Shawnee, Kansas

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Shawnee, Kansas
Official seal of Shawnee, Kansas
Location within Johnson County and Kansas
Location within Johnson County and Kansas
KDOT map of Johnson County (legend)
Coordinates: 39°0′46″N 94°45′57″W / 39.01278°N 94.76583°W / 39.01278; -94.76583Coordinates: 39°0′46″N 94°45′57″W / 39.01278°N 94.76583°W / 39.01278; -94.76583
CountryUnited States
StateKansas
CountyJohnson
Government
 • MayorMichelle Distler[1]
Area
 • Total42.86 sq mi (111.01 km2)
 • Land41.98 sq mi (108.72 km2)
 • Water0.89 sq mi (2.30 km2)
Elevation
1,066 ft (325 m)
Population
 • Total67,311
 • Estimate 
(2021)[4]
67,511
 • Density1,600/sq mi (610/km2)
Time zoneUTC-6 (CST)
 • Summer (DST)UTC-5 (CDT)
ZIP codes
66203, 66214, 66216-20, 66226-27, 66299
Area code913
FIPS code20-64500
GNIS ID478925[5]
Websitecityofshawnee.org

Shawnee /ʃɔːˈn/ is a city in Johnson County, Kansas, United States and is part of the Kansas City metropolitan area.[6] As of the 2020 census, the population of the city was 67,311.[3]

History[edit]

Territory of Kansas[edit]

Before and after the American Civil War, Shawnee served as a government road that connected Fort Leavenworth to Fort Riley. During the mid 19th century, branches of the Oregon Trail and nearby Santa Fe Trail that travelled through, Olathe, Overland Park and Kansas City, Missouri saw settlers travel through the area.[7] A Shawnee Indian mission had been established at the present site of Shawnee in 1831. Shawnee was laid out as a town in 1857.[8] Kansas entered the union as a free state on January 29, 1861 to become the 34th state.[9] The declaration of a free state, added to the tension between the anti-slave abolitionists and pro-slave Confederate guerrillas.

American Civil War[edit]

William Quantrill was a confederate Guerrilla Leader who led Confederate soldiers that were known as bushwhackers. In October 1862, Willam Quantrill ordered an attack on Shawnee, which saw the town pillaged and burned to the ground.[10] Quantrill and his army of bushwhackers return in the summer of 1863, to raid and look for an escape route from Lawrence, which he was intending to sack. The raids on Shawnee served as a training exercise before attempting the full scale siege on Lawrence.[11]

Shawnee was selected by Quantrill for its proximity to Lawrence, being 35 miles away (56 kms). Lawrence was established for the political reason of being an anti-slave town and had many clashes with the confederate army started before the American Civil War. The first documented event of Bleeding Kansas was the Wakarusa War that saw both sides clash and come to a temporary truce. This allowed Lawrence to add to its defenses before the Sacking of Lawrence. In August 1863, the Lawrence Massacre took place at the hands of William Quantrill. This saw 250 men corralled and murdered and $2.2 million from damages.[11]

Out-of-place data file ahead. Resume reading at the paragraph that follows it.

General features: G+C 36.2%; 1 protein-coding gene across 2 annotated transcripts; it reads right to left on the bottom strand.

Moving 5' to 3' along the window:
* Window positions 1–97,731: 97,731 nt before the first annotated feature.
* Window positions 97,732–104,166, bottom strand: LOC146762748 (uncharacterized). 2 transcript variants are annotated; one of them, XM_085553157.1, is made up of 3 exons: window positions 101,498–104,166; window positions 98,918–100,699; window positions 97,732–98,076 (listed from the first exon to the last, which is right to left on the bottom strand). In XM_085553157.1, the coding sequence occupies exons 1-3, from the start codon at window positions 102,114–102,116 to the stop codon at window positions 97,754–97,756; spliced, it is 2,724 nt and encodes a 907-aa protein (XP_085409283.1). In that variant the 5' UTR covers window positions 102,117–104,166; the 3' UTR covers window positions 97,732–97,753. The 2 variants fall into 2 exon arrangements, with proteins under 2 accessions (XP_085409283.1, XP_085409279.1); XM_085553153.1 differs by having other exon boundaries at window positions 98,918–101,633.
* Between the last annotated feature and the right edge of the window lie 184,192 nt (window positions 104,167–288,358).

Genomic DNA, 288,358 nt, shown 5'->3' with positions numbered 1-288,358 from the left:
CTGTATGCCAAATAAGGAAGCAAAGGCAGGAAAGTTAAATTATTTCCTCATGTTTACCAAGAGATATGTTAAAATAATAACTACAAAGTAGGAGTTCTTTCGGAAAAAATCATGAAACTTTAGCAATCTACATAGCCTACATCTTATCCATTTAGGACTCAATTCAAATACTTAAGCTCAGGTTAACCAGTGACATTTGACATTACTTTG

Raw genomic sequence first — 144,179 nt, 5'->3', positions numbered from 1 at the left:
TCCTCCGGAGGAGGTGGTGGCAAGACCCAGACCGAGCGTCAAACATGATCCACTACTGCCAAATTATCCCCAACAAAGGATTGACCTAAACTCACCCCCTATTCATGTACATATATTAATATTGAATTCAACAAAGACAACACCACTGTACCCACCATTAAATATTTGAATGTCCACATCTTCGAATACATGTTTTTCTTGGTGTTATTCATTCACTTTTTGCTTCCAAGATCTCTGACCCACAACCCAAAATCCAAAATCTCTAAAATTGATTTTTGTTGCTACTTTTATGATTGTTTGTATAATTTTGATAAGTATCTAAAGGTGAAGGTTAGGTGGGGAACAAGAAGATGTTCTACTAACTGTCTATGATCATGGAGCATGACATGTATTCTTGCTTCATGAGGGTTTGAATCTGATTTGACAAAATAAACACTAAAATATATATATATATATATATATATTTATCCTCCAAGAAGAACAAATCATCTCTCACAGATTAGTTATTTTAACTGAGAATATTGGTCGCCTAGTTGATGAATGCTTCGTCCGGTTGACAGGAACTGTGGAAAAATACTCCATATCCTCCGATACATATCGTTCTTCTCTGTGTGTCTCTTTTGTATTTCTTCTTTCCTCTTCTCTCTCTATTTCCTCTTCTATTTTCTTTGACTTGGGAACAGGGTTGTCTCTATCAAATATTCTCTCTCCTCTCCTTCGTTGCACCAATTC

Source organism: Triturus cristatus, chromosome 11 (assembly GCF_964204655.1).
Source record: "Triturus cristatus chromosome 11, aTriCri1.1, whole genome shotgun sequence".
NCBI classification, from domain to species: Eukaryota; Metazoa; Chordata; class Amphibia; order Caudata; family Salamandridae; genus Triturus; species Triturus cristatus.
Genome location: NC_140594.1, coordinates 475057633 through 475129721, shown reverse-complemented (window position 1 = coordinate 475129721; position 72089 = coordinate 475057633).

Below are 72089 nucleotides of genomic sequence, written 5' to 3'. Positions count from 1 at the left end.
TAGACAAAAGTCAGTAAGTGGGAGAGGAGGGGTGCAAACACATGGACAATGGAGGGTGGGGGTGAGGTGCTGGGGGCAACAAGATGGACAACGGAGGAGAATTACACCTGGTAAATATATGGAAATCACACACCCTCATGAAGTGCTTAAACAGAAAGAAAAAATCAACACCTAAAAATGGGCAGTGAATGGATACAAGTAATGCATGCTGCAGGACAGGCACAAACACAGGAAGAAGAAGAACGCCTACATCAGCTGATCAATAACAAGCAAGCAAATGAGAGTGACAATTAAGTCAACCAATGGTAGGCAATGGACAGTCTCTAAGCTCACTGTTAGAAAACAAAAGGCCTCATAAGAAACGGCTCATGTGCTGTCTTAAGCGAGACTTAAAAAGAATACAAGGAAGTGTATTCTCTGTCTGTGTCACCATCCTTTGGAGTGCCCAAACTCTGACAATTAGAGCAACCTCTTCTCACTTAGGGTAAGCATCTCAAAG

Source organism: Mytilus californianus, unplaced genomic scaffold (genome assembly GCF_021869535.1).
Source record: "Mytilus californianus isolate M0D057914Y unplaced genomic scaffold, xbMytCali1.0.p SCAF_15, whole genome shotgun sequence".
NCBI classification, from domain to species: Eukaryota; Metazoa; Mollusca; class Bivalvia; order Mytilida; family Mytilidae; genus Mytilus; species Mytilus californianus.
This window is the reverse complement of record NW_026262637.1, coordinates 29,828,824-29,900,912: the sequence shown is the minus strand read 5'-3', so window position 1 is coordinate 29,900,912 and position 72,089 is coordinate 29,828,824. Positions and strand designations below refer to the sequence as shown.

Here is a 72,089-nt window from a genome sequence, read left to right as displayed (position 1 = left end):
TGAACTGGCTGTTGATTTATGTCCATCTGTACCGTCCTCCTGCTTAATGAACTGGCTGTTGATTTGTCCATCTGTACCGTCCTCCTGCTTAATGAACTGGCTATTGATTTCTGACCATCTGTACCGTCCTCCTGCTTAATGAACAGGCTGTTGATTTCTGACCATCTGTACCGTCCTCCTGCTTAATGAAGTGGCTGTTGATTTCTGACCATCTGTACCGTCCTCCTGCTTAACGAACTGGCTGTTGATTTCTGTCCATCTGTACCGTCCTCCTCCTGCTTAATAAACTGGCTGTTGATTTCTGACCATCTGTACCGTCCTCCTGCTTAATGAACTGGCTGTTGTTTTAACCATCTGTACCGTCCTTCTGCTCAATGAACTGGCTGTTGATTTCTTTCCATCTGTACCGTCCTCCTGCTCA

Present Day[edit]

In 2010, Shawnee was recognized by Money Magazine in its annual "Best Places To Live" survey, placing 17th in the United States ranking. Shawnee was recognized for its affordable housing, air quality index, and median commute time.[12]

Geography[edit]

Shawnee is located at 39°0′46″N 94°45′57″W / 39.01278°N 94.76583°W / 39.01278; -94.76583 (39.012767, -94.765818).[13] According to the United States Census Bureau, the city has a total area of 42.86 square miles (111.01 km2), of which, 41.85 square miles (108.39 km2) is land and 1.01 square miles (2.62 km2) is water.[14]

Shawnee Mission Park is a 1,600-acre (6.5 km2) park that includes a 120-acre (0.49 km2) lake.[15]

Demographics[edit]

Historical population
Census Pop.
1930553
19405978.0%
195084541.5%
19609,072973.6%
197020,946130.9%
198029,65341.6%
199037,99328.1%
200047,99626.3%
201062,20929.6%
202067,3118.2%
2021 (est.)67,511[4]0.3%
U.S. Decennial Census[16]
2010-2020[3]

Shawnee is the 7th largest city in the Kansas City Metropolitan Area.[17]

According to the 2007-2009 American Community Survey (2) the median income for a household in the city was $71,705, and the median income for a family was $86,408. Males had a median income of $55,222 versus $41,960 for females. The per capita income for the city was $33,502. About 3.6% of families and 5.7% of the population were below the poverty line, including 6.0% of those under age 18 and 4.8% of those age 65 or over.

2010 census[edit]

As of the census of 2010, there were 62,209 people, 23,651 households, and 16,876 families residing in the city. The population density was 1,463.7 people per square mile (564.4/km2). There were 24,954 housing units at an average density of 587.1 per square mile (226.4/km2). The racial makeup of the city was 86.3% White, 5.3% African American, 0.4% Native American, 3.0% Asian, 0.1% Pacific Islander, 2.3% from other races, and 2.6% from two or more races. Hispanic or Latino of any race were 7.5% of the population.